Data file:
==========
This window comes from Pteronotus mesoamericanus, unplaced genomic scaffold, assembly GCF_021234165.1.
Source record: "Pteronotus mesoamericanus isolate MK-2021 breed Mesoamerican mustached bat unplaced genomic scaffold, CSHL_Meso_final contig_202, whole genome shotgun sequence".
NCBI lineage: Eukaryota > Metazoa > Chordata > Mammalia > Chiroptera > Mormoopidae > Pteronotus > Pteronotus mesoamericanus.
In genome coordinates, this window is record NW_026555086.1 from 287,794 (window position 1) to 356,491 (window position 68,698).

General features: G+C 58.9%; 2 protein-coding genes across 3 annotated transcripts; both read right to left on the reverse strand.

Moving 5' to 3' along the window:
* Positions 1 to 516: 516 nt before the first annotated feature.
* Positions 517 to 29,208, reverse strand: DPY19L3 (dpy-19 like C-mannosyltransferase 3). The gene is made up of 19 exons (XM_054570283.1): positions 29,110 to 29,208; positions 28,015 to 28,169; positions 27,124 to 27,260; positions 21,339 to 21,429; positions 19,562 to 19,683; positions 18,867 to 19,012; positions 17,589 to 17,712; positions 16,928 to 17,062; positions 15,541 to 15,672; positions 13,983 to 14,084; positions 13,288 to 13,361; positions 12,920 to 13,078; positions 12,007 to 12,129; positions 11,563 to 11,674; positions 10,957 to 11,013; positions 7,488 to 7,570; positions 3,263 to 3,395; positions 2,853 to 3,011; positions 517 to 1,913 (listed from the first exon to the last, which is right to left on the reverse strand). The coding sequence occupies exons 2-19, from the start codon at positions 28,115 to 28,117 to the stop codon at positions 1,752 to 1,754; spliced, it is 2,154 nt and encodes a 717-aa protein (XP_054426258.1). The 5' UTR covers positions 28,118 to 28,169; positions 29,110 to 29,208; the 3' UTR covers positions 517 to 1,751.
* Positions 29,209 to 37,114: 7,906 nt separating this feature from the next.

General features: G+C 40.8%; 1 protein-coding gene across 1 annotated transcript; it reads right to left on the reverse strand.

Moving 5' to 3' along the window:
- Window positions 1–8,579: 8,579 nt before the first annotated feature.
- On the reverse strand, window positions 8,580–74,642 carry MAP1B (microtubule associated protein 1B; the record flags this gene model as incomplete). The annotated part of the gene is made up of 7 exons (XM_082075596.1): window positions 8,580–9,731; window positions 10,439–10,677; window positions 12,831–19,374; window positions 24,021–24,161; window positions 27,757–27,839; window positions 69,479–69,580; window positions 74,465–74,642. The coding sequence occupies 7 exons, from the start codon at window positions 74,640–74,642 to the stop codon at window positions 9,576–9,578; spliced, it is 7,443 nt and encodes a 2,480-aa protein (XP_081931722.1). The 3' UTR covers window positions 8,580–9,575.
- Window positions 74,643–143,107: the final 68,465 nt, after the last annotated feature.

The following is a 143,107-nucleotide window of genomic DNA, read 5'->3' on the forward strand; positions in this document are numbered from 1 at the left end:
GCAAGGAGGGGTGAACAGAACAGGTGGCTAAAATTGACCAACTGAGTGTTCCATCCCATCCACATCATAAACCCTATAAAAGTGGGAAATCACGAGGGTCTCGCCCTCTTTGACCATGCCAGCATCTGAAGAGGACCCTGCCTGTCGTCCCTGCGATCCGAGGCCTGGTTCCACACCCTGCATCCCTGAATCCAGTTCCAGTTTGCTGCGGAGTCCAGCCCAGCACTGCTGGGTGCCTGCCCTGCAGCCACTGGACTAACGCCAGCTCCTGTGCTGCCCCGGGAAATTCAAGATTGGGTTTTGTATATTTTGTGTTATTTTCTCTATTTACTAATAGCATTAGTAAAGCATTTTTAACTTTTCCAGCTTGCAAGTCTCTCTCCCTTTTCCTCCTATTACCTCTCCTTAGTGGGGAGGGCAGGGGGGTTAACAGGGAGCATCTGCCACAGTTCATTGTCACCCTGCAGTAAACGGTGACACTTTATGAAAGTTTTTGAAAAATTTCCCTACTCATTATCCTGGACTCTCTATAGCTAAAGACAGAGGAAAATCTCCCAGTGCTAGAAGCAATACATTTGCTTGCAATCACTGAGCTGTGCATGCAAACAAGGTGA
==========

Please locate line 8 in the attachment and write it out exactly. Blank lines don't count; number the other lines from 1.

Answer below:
* Positions 517 to 29,208, reverse strand: DPY19L3 (dpy-19 like C-mannosyltransferase 3). The gene is made up of 19 exons (XM_054570283.1): positions 29,110 to 29,208; positions 28,015 to 28,169; positions 27,124 to 27,260; positions 21,339 to 21,429; positions 19,562 to 19,683; positions 18,867 to 19,012; positions 17,589 to 17,712; positions 16,928 to 17,062; positions 15,541 to 15,672; positions 13,983 to 14,084; positions 13,288 to 13,361; positions 12,920 to 13,078; positions 12,007 to 12,129; positions 11,563 to 11,674; positions 10,957 to 11,013; positions 7,488 to 7,570; positions 3,263 to 3,395; positions 2,853 to 3,011; positions 517 to 1,913 (listed from the first exon to the last, which is right to left on the reverse strand). The coding sequence occupies exons 2-19, from the start codon at positions 28,115 to 28,117 to the stop codon at positions 1,752 to 1,754; spliced, it is 2,154 nt and encodes a 717-aa protein (XP_054426258.1). The 5' UTR covers positions 28,118 to 28,169; positions 29,110 to 29,208; the 3' UTR covers positions 517 to 1,751.